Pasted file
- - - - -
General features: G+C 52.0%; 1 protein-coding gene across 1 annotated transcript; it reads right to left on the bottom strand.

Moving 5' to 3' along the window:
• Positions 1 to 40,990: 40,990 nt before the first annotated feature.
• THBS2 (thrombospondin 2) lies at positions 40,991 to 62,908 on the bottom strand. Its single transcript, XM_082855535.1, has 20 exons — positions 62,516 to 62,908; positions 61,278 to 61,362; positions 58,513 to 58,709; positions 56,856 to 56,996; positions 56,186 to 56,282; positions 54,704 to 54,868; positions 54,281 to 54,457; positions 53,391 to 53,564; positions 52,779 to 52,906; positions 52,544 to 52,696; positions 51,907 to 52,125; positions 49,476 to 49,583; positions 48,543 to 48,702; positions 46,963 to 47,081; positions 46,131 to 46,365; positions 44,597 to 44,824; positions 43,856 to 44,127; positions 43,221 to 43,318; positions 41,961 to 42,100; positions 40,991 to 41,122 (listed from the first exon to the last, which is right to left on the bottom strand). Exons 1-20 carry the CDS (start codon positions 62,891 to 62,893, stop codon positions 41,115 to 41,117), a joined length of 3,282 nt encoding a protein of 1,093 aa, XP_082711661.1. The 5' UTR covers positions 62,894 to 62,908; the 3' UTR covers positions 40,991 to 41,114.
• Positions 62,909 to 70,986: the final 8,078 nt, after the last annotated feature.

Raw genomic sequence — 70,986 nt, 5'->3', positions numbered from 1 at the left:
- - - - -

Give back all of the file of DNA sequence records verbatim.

General features: G+C 52.0%; 1 protein-coding gene across 1 annotated transcript; it reads right to left on the bottom strand.

Moving 5' to 3' along the window:
• Positions 1 to 40,990: 40,990 nt before the first annotated feature.
• THBS2 (thrombospondin 2) lies at positions 40,991 to 62,908 on the bottom strand. Its single transcript, XM_082855535.1, has 20 exons — positions 62,516 to 62,908; positions 61,278 to 61,362; positions 58,513 to 58,709; positions 56,856 to 56,996; positions 56,186 to 56,282; positions 54,704 to 54,868; positions 54,281 to 54,457; positions 53,391 to 53,564; positions 52,779 to 52,906; positions 52,544 to 52,696; positions 51,907 to 52,125; positions 49,476 to 49,583; positions 48,543 to 48,702; positions 46,963 to 47,081; positions 46,131 to 46,365; positions 44,597 to 44,824; positions 43,856 to 44,127; positions 43,221 to 43,318; positions 41,961 to 42,100; positions 40,991 to 41,122 (listed from the first exon to the last, which is right to left on the bottom strand). Exons 1-20 carry the CDS (start codon positions 62,891 to 62,893, stop codon positions 41,115 to 41,117), a joined length of 3,282 nt encoding a protein of 1,093 aa, XP_082711661.1. The 5' UTR covers positions 62,894 to 62,908; the 3' UTR covers positions 40,991 to 41,114.
• Positions 62,909 to 70,986: the final 8,078 nt, after the last annotated feature.

Raw genomic sequence — 70,986 nt, 5'->3', positions numbered from 1 at the left: